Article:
Surfing also provided an immediate fellowship for those meeting up in the water. As Jack shares, “Surfing connects people I normally wouldn’t have been connected with, it creates a community of people that all respect nature and the ocean, and knowing that it's always there. Much like a higher power, it can become a constant source of joy, clarity and peace.”

When Jessica Ripley reconnected with surfing by becoming a volunteer at the Jimmy Miller Foundation, it not only changed her life, but made her realize how important the ocean could be for people healing from trauma.

“Trauma and addiction are usually connected. But I think that’s why the elements that come together during surfing and particularly with Jimmy Miller – just this scene of being on the beach, being in clean water, and in nature with people who are there to love you and support you – is such a powerful and healing experience. Coming out of the pain of the detox and withdrawal, the darkness of addiction, you get to wash that all off in the ocean.”

As occupational therapy is beginning to find, that experience of fellowship and physical activity might just be the winning combination in treating trauma. According to a 2011 paper published by David Fleischmann (and others), Surf Medicine: Surfing as a Means of Therapy for Combat-Related Polytrauma, “Surfing combines two modalities often used today to assist in mental health: components of group therapy and exercise. Trauma survivors involved in the program congregate on shore to learn the mechanics of surfing and also to communicate with each other while they wait to catch the next wave. Interspersed with the waiting and talking are the strenuous exercise and excitement of actually catching a wave. Large muscular movements can increase the body’s serotonin norepinephrine and dopamine neurotransmitters… These neurotransmitter systems are commonly decreased in depression,and it is possible that surfing helps to normalize these systems.”

Jessica has worked with people with substance use disorders and military vets since the beginning with the Jimmy Miller Foundation, providing support to people on the beach and in the water.

“When we’re working with vets, usually they are so determined, but they still have to learn how to fall down. In so many ways, surfing really teaches people coping skills. You’re going to be trying to do something good, and you’re going to fall down, and the only way to succeed is to do it again and again and again until you learn how to stand up.”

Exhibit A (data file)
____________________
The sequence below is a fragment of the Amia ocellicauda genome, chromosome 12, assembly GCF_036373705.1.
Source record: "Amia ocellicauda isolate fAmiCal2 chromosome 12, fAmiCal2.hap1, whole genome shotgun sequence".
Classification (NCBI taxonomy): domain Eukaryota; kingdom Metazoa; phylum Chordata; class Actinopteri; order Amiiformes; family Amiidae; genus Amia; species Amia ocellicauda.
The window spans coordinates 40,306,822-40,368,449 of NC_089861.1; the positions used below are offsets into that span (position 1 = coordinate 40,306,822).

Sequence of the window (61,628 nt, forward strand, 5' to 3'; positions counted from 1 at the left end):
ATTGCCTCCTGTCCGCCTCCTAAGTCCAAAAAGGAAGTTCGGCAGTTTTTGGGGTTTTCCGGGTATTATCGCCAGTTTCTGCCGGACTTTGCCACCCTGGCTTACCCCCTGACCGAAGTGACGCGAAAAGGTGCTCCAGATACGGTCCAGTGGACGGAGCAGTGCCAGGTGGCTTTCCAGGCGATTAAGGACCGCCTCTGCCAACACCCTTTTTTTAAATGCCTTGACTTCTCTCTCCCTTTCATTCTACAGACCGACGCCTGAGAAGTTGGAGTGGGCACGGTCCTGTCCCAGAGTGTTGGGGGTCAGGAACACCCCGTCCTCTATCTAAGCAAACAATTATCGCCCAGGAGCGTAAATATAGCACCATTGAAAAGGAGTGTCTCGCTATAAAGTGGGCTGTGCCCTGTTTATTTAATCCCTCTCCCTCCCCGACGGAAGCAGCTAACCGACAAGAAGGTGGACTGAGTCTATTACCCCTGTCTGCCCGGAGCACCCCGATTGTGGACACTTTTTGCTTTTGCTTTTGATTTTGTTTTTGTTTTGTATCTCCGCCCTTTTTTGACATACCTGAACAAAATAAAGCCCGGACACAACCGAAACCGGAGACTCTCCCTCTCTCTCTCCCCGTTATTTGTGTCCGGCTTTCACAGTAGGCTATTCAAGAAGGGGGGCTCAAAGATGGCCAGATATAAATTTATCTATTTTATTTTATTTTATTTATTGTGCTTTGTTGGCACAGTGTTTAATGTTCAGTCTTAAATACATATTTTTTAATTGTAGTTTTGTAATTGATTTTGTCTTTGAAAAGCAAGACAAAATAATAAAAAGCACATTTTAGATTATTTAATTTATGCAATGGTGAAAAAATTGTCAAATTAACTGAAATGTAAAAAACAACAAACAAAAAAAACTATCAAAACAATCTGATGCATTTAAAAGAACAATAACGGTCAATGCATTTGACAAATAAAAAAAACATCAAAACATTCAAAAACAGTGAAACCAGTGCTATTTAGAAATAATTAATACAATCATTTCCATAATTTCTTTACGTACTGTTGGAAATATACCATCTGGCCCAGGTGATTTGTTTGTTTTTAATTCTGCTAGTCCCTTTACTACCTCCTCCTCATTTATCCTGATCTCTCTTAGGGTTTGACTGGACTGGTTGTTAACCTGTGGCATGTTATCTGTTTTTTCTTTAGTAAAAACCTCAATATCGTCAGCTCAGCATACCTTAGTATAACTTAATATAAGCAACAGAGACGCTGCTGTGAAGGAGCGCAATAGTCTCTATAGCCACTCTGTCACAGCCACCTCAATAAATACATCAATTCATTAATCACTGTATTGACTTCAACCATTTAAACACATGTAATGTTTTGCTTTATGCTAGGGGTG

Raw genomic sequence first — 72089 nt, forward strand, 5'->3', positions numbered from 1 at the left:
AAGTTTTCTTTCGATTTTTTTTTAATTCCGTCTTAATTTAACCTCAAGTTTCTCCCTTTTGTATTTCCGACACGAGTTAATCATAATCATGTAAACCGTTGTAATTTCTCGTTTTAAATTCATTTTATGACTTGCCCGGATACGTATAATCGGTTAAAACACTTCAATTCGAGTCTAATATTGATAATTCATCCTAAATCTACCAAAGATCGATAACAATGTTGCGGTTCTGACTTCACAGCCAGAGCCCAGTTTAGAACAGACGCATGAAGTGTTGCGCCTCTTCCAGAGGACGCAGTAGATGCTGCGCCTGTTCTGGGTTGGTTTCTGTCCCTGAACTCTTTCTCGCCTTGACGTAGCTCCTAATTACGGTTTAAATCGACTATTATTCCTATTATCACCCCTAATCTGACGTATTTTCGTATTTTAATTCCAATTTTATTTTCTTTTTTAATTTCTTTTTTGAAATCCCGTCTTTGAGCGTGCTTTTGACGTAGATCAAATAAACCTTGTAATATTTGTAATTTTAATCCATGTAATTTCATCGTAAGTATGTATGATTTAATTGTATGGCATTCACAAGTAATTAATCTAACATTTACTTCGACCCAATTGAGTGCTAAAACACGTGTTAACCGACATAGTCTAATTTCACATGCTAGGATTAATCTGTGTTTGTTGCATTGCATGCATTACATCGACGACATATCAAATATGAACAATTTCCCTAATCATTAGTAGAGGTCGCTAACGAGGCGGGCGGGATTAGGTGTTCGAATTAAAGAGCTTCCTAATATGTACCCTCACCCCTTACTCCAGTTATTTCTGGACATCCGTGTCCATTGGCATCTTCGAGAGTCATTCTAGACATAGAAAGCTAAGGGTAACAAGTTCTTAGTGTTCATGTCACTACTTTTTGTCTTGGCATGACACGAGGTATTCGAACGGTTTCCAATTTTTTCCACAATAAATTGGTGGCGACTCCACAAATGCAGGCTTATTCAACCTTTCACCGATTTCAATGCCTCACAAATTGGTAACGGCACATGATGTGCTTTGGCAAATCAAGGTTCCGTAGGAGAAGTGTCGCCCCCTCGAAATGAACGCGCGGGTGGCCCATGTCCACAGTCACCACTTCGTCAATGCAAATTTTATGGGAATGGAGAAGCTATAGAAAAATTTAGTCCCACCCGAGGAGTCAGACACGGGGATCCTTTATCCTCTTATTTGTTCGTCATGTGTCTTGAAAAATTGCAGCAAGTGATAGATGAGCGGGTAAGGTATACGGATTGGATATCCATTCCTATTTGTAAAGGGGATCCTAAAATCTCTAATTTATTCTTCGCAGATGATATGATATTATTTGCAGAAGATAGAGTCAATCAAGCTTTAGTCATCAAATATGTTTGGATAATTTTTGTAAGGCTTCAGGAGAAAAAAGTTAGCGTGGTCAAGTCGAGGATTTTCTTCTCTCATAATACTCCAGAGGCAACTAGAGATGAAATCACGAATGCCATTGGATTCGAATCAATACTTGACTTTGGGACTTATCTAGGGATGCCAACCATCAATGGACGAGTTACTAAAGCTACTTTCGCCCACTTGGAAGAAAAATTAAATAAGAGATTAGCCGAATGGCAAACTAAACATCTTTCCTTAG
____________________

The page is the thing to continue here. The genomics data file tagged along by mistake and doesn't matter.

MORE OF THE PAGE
For Jack, the humility people learn in the water is probably one of the greatest benefits in helping them to stay sober, but it also helps them to return if they relapse.

“I’ve found that most of the people I work with begin to realize that they have to accept that some days are going to be better than others – in and out of the ocean. Sometimes, the ocean is going to throw you a bad day with lots of lumpy swell; other days, it’s going to be beautiful.”

Carly's work both in and out of the water has not only led to the success of the Jimmy Miller Foundation, but to her own healing.

“When you’re in trauma, you’re always living in the past or are afraid of the future. When I’m in the water, I am completely present in that moment. You can’t look down or behind you, or you’re going to fall. You have to look forward. You have to focus on the people who support and love you, standing on the beach.”

Michael firmly believes he wouldn’t still be sober if not for the ocean.

“Even beyond my family, the ocean reminds me why I got sober. It was so I could enjoy the beauty of life. It was so I could go out in that water and be free. It’s a constant reminder what I get from sobriety, and why I don’t want to lose everything I now have.”


To become a volunteer or to learn more about the Jimmy Miller Foundation, go to their Facebook page at https://www.facebook.com/jimmymillermemorialfoundation.

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Kristen McGuiness is the author of the bestselling memoir, 51/50: The Magical Adventures of a Single Life. In addition, she has co-written numerous books in the genres of self-help, business, psychology, and dating, and has written for Marie ClaireAOLHuffington Post, and Salon. She lives in Los Angeles with her husband, daughter, and dog Peter, and recently finished her second book, The Beautiful Lives of Sad Children. Kristen can be found on Linkedin. You can also follow her on Twitter.